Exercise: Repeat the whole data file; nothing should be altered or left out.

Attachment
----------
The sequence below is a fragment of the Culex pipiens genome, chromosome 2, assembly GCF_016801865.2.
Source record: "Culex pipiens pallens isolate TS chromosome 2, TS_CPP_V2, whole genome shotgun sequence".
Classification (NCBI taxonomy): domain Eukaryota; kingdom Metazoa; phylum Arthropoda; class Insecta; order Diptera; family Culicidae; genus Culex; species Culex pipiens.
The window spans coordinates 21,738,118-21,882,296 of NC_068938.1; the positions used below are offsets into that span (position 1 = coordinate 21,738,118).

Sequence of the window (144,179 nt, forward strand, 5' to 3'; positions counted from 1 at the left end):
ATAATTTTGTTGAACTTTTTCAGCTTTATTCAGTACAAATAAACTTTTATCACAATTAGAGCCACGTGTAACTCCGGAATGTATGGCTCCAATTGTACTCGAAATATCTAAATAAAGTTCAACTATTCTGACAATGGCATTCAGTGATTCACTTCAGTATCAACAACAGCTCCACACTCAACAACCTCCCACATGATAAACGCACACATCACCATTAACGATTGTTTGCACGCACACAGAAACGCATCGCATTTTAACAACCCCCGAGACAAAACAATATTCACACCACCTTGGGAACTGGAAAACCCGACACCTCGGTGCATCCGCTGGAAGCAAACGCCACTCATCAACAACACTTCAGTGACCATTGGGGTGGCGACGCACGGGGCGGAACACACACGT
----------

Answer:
The sequence below is a fragment of the Culex pipiens genome, chromosome 2, assembly GCF_016801865.2.
Source record: "Culex pipiens pallens isolate TS chromosome 2, TS_CPP_V2, whole genome shotgun sequence".
Classification (NCBI taxonomy): domain Eukaryota; kingdom Metazoa; phylum Arthropoda; class Insecta; order Diptera; family Culicidae; genus Culex; species Culex pipiens.
The window spans coordinates 21,738,118-21,882,296 of NC_068938.1; the positions used below are offsets into that span (position 1 = coordinate 21,738,118).

Sequence of the window (144,179 nt, forward strand, 5' to 3'; positions counted from 1 at the left end):
ATAATTTTGTTGAACTTTTTCAGCTTTATTCAGTACAAATAAACTTTTATCACAATTAGAGCCACGTGTAACTCCGGAATGTATGGCTCCAATTGTACTCGAAATATCTAAATAAAGTTCAACTATTCTGACAATGGCATTCAGTGATTCACTTCAGTATCAACAACAGCTCCACACTCAACAACCTCCCACATGATAAACGCACACATCACCATTAACGATTGTTTGCACGCACACAGAAACGCATCGCATTTTAACAACCCCCGAGACAAAACAATATTCACACCACCTTGGGAACTGGAAAACCCGACACCTCGGTGCATCCGCTGGAAGCAAACGCCACTCATCAACAACACTTCAGTGACCATTGGGGTGGCGACGCACGGGGCGGAACACACACGT